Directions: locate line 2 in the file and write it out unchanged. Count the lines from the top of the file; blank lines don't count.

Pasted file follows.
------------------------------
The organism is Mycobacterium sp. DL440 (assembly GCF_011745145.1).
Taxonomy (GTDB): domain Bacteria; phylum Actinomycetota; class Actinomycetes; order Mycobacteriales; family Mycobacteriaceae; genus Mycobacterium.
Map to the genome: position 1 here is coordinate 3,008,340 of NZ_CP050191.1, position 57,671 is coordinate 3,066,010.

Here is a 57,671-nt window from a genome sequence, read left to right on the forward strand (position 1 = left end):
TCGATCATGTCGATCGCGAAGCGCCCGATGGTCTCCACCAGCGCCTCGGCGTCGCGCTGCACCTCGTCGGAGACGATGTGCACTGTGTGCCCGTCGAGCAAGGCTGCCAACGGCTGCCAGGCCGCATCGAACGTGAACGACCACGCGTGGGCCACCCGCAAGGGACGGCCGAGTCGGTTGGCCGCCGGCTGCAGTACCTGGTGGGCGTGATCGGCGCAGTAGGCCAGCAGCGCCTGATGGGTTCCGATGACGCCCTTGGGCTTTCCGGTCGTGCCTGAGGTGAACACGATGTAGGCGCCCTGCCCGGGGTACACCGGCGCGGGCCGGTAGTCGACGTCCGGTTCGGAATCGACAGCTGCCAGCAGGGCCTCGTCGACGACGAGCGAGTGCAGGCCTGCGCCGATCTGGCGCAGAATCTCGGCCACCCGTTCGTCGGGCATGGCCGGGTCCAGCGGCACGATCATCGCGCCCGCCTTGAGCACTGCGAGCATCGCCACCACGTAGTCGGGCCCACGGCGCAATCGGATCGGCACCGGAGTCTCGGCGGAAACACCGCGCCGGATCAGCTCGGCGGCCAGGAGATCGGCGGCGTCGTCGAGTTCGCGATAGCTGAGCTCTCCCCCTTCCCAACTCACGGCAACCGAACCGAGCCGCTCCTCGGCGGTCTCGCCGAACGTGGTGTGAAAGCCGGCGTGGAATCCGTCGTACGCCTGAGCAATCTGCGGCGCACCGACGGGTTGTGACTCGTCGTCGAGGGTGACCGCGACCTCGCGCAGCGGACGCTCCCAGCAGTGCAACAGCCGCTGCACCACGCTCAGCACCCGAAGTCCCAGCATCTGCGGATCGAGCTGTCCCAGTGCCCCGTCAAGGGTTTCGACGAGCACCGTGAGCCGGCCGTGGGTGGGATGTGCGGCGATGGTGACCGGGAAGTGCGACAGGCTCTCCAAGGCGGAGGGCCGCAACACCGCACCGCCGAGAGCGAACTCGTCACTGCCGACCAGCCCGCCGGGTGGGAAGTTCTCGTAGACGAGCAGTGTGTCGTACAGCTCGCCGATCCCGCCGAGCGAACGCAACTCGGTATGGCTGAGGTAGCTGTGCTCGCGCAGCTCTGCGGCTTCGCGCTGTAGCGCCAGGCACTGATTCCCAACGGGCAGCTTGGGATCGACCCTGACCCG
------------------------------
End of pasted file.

Taxonomy (GTDB): domain Bacteria; phylum Actinomycetota; class Actinomycetes; order Mycobacteriales; family Mycobacteriaceae; genus Mycobacterium.